FIG. 1 is a block diagram of a system employing a point-to-point architecture. Data processing system 10 includes four individual processing clusters, each having its own storage controller and each having point-to-point communication with the other clusters via a storage controller to storage controller interface.

Storage controller 12 is coupled to storage controller 26 via interface 68. Similarly, storage controller 12 is coupled to storage controller 28 via interface 70 and to storage controller 30 via interface 72. Storage controller 26 communicates with storage controller 28 via interface 76 and to storage controller 30 via interface 74. In similar fashion, storage controller 28 and storage controller 30 are coupled via interface 78.

Storage controller 12 is fully populated with instruction processor 14, instruction processor 16, input/output processor 18, input/output processor 20, main memory module 22 and main memory module 24. Each of instruction processors 14 and 16 (along with similar instruction processors 32, 34, 36, 38, 40, and 42) has internal dedicated cache resources in the form of an instruction cache and an operand cache. These elements, along with the associated data invalidity logic, are described in more detail below.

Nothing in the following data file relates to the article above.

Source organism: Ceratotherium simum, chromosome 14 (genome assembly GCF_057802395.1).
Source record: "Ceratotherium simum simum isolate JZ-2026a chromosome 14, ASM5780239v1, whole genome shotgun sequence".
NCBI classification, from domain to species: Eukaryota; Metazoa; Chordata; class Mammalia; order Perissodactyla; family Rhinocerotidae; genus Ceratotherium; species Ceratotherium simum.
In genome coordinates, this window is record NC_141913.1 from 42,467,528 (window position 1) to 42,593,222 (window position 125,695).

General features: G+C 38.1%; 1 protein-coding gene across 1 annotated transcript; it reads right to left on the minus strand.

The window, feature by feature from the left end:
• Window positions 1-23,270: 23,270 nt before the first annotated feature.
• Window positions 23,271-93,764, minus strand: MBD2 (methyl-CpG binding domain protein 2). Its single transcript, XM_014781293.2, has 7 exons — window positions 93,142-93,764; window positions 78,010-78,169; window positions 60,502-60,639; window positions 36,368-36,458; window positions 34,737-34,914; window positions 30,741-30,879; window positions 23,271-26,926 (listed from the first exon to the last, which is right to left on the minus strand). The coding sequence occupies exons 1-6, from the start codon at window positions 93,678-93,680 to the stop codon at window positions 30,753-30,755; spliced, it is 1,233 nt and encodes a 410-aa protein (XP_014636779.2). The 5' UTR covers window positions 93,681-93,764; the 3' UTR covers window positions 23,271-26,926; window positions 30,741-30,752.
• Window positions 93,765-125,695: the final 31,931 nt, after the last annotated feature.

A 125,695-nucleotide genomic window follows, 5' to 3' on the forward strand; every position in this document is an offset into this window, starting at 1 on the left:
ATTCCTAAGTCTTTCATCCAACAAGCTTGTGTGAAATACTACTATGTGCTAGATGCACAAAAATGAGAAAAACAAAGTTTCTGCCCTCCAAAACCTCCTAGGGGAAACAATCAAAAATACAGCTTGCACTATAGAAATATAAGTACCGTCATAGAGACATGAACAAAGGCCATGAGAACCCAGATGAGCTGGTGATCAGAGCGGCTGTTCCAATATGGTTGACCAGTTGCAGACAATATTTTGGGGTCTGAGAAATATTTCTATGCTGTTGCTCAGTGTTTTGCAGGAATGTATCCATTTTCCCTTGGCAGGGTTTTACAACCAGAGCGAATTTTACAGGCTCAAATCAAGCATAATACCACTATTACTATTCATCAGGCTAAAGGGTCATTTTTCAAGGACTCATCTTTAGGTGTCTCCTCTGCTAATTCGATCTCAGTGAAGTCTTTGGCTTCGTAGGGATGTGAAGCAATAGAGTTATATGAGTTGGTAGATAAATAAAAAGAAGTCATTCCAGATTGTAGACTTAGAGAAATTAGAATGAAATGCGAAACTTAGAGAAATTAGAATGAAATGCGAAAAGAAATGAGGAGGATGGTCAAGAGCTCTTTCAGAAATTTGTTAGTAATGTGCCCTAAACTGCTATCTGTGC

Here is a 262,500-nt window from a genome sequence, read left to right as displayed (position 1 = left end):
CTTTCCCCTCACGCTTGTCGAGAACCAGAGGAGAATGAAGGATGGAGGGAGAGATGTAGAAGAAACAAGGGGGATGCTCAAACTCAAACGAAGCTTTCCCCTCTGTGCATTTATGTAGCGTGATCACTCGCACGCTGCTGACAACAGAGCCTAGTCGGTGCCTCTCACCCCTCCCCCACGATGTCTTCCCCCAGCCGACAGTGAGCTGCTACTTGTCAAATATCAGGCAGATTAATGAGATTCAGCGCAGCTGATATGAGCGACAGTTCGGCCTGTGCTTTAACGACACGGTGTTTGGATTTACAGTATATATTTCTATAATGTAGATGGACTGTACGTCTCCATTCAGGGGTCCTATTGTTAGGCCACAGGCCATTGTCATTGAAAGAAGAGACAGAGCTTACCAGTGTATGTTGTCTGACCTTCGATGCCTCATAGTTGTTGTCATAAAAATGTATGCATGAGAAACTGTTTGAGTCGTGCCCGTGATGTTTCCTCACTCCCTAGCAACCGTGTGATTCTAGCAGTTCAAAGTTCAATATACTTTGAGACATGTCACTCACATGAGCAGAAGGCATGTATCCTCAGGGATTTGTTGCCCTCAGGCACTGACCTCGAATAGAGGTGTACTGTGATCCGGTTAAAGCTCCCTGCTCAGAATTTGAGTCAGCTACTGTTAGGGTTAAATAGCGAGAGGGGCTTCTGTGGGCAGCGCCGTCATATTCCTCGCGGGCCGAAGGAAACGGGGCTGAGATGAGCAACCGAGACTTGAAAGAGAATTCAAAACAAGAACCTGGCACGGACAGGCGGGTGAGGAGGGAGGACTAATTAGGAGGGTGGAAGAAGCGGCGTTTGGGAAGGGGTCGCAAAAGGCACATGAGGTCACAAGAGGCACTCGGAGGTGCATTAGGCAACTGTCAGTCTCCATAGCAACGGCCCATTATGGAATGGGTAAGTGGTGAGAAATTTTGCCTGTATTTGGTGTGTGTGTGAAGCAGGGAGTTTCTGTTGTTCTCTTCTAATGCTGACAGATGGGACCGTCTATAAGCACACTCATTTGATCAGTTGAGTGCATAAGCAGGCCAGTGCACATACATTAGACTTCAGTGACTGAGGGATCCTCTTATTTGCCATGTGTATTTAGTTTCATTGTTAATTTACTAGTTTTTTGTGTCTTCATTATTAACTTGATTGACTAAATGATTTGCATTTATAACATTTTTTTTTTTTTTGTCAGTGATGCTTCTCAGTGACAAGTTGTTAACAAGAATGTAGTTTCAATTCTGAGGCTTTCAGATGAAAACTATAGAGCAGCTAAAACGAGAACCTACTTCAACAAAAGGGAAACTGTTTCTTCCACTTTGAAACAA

Input/output processors 18 and 20, along with main memory modules 22 and 24, may be elements currently available, such as found in the Unisys Model 2200/600 series. Input/output processors 44, 46, 48, 50, 52, and 54 and main memory modules 56, 58, 60, 62, 64, and 66 may be similarly found.

The system shown in FIG. 1 may be partitioned such that a first portion of the data processing resources are assigned to a first partition and second portion of the data processing resources are assigned to a second partition. For example, storage controllers 12 and 26 may be assigned to a first partition and storage controllers 28 and 30 may be assigned to a second partition. The first and second partition may operate independently and asynchronously from one another. Partitioning may allow a number of parallel tasks to be independently executed within the system.

A system controller may control the addition or deletion of the system resources from or to the various partitions in the system. That is, the system resources that are allocated to a particular partition may be added or deleted therefrom depending on the type of task performed by that partition. For example, a large task may require more system resources than a small task. A system controller may add resources to the partition of the system servicing the large task thereby increasing the efficiency of the overall system.